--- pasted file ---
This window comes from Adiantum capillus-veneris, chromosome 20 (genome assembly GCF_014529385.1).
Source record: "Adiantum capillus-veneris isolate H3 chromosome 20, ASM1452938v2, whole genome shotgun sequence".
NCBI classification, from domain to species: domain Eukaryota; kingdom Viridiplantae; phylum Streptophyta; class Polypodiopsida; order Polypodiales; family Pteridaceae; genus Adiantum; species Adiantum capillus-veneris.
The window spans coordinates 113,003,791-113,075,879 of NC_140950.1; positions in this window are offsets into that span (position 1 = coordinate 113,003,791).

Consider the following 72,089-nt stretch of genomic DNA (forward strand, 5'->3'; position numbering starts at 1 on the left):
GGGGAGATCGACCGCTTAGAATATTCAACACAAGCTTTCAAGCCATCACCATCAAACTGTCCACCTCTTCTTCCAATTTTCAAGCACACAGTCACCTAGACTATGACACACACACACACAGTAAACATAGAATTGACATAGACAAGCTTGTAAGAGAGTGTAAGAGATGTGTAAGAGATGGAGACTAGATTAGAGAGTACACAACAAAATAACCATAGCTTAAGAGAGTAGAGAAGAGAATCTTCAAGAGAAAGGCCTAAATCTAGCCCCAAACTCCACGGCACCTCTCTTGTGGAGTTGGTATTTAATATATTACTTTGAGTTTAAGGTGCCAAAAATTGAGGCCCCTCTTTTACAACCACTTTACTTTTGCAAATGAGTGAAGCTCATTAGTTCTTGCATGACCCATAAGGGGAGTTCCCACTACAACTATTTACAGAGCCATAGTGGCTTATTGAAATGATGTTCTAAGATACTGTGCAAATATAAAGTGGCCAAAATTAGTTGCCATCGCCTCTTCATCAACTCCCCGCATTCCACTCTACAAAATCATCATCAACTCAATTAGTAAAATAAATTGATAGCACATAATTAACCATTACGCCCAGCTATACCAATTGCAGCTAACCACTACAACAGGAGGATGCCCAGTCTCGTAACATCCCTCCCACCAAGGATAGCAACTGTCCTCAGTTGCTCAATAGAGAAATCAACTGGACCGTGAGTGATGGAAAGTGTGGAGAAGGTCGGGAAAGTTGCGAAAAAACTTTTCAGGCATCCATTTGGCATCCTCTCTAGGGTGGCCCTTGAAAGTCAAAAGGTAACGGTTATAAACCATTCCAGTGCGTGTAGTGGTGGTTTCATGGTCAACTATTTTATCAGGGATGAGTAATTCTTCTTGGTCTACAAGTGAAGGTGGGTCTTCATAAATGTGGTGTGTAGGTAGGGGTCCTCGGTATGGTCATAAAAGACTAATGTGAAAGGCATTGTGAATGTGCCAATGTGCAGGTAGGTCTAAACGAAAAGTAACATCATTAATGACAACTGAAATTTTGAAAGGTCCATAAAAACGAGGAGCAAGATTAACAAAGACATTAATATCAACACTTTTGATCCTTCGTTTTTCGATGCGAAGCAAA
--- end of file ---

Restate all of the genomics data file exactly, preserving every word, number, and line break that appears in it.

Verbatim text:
This window comes from Adiantum capillus-veneris, chromosome 20 (genome assembly GCF_014529385.1).
Source record: "Adiantum capillus-veneris isolate H3 chromosome 20, ASM1452938v2, whole genome shotgun sequence".
NCBI classification, from domain to species: domain Eukaryota; kingdom Viridiplantae; phylum Streptophyta; class Polypodiopsida; order Polypodiales; family Pteridaceae; genus Adiantum; species Adiantum capillus-veneris.
The window spans coordinates 113,003,791-113,075,879 of NC_140950.1; positions in this window are offsets into that span (position 1 = coordinate 113,003,791).

Consider the following 72,089-nt stretch of genomic DNA (forward strand, 5'->3'; position numbering starts at 1 on the left):
GGGGAGATCGACCGCTTAGAATATTCAACACAAGCTTTCAAGCCATCACCATCAAACTGTCCACCTCTTCTTCCAATTTTCAAGCACACAGTCACCTAGACTATGACACACACACACACAGTAAACATAGAATTGACATAGACAAGCTTGTAAGAGAGTGTAAGAGATGTGTAAGAGATGGAGACTAGATTAGAGAGTACACAACAAAATAACCATAGCTTAAGAGAGTAGAGAAGAGAATCTTCAAGAGAAAGGCCTAAATCTAGCCCCAAACTCCACGGCACCTCTCTTGTGGAGTTGGTATTTAATATATTACTTTGAGTTTAAGGTGCCAAAAATTGAGGCCCCTCTTTTACAACCACTTTACTTTTGCAAATGAGTGAAGCTCATTAGTTCTTGCATGACCCATAAGGGGAGTTCCCACTACAACTATTTACAGAGCCATAGTGGCTTATTGAAATGATGTTCTAAGATACTGTGCAAATATAAAGTGGCCAAAATTAGTTGCCATCGCCTCTTCATCAACTCCCCGCATTCCACTCTACAAAATCATCATCAACTCAATTAGTAAAATAAATTGATAGCACATAATTAACCATTACGCCCAGCTATACCAATTGCAGCTAACCACTACAACAGGAGGATGCCCAGTCTCGTAACATCCCTCCCACCAAGGATAGCAACTGTCCTCAGTTGCTCAATAGAGAAATCAACTGGACCGTGAGTGATGGAAAGTGTGGAGAAGGTCGGGAAAGTTGCGAAAAAACTTTTCAGGCATCCATTTGGCATCCTCTCTAGGGTGGCCCTTGAAAGTCAAAAGGTAACGGTTATAAACCATTCCAGTGCGTGTAGTGGTGGTTTCATGGTCAACTATTTTATCAGGGATGAGTAATTCTTCTTGGTCTACAAGTGAAGGTGGGTCTTCATAAATGTGGTGTGTAGGTAGGGGTCCTCGGTATGGTCATAAAAGACTAATGTGAAAGGCATTGTGAATGTGCCAATGTGCAGGTAGGTCTAAACGAAAAGTAACATCATTAATGACAACTGAAATTTTGAAAGGTCCATAAAAACGAGGAGCAAGATTAACAAAGACATTAATATCAACACTTTTGATCCTTCGTTTTTCGATGCGAAGCAAA